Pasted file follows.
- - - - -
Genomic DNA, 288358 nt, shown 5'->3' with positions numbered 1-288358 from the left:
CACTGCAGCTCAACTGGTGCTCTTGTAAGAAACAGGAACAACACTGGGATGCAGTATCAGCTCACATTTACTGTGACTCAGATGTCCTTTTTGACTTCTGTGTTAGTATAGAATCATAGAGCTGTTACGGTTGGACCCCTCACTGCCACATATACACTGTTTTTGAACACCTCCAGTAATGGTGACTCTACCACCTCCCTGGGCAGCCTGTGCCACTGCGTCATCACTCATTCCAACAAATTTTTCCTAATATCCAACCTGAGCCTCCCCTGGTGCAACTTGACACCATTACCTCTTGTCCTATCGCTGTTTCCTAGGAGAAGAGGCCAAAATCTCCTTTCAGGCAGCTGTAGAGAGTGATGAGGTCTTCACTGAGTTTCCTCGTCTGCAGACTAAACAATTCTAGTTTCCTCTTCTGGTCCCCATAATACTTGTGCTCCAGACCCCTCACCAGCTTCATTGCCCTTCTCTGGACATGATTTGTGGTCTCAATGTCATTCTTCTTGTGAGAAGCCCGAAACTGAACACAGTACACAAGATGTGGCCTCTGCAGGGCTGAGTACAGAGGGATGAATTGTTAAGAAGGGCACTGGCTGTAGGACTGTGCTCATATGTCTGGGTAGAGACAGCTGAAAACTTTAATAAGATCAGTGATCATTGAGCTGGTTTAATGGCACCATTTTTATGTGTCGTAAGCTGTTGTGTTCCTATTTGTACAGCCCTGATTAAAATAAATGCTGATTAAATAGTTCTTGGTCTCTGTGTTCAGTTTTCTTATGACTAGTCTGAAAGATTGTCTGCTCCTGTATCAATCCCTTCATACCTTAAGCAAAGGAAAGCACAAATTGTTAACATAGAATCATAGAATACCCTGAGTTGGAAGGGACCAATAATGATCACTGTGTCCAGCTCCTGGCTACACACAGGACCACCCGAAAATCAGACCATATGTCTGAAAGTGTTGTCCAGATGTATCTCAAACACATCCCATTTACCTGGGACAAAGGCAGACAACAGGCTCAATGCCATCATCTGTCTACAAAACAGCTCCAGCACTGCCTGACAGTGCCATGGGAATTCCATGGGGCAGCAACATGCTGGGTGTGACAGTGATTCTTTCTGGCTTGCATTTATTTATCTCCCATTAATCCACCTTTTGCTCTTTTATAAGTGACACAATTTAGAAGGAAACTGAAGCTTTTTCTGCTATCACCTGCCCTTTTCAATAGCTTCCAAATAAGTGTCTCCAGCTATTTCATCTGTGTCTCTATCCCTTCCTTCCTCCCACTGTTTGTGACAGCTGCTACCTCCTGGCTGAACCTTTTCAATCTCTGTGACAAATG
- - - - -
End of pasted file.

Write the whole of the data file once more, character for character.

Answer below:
Genomic DNA, 288358 nt, shown 5'->3' with positions numbered 1-288358 from the left:
CACTGCAGCTCAACTGGTGCTCTTGTAAGAAACAGGAACAACACTGGGATGCAGTATCAGCTCACATTTACTGTGACTCAGATGTCCTTTTTGACTTCTGTGTTAGTATAGAATCATAGAGCTGTTACGGTTGGACCCCTCACTGCCACATATACACTGTTTTTGAACACCTCCAGTAATGGTGACTCTACCACCTCCCTGGGCAGCCTGTGCCACTGCGTCATCACTCATTCCAACAAATTTTTCCTAATATCCAACCTGAGCCTCCCCTGGTGCAACTTGACACCATTACCTCTTGTCCTATCGCTGTTTCCTAGGAGAAGAGGCCAAAATCTCCTTTCAGGCAGCTGTAGAGAGTGATGAGGTCTTCACTGAGTTTCCTCGTCTGCAGACTAAACAATTCTAGTTTCCTCTTCTGGTCCCCATAATACTTGTGCTCCAGACCCCTCACCAGCTTCATTGCCCTTCTCTGGACATGATTTGTGGTCTCAATGTCATTCTTCTTGTGAGAAGCCCGAAACTGAACACAGTACACAAGATGTGGCCTCTGCAGGGCTGAGTACAGAGGGATGAATTGTTAAGAAGGGCACTGGCTGTAGGACTGTGCTCATATGTCTGGGTAGAGACAGCTGAAAACTTTAATAAGATCAGTGATCATTGAGCTGGTTTAATGGCACCATTTTTATGTGTCGTAAGCTGTTGTGTTCCTATTTGTACAGCCCTGATTAAAATAAATGCTGATTAAATAGTTCTTGGTCTCTGTGTTCAGTTTTCTTATGACTAGTCTGAAAGATTGTCTGCTCCTGTATCAATCCCTTCATACCTTAAGCAAAGGAAAGCACAAATTGTTAACATAGAATCATAGAATACCCTGAGTTGGAAGGGACCAATAATGATCACTGTGTCCAGCTCCTGGCTACACACAGGACCACCCGAAAATCAGACCATATGTCTGAAAGTGTTGTCCAGATGTATCTCAAACACATCCCATTTACCTGGGACAAAGGCAGACAACAGGCTCAATGCCATCATCTGTCTACAAAACAGCTCCAGCACTGCCTGACAGTGCCATGGGAATTCCATGGGGCAGCAACATGCTGGGTGTGACAGTGATTCTTTCTGGCTTGCATTTATTTATCTCCCATTAATCCACCTTTTGCTCTTTTATAAGTGACACAATTTAGAAGGAAACTGAAGCTTTTTCTGCTATCACCTGCCCTTTTCAATAGCTTCCAAATAAGTGTCTCCAGCTATTTCATCTGTGTCTCTATCCCTTCCTTCCTCCCACTGTTTGTGACAGCTGCTACCTCCTGGCTGAACCTTTTCAATCTCTGTGACAAATG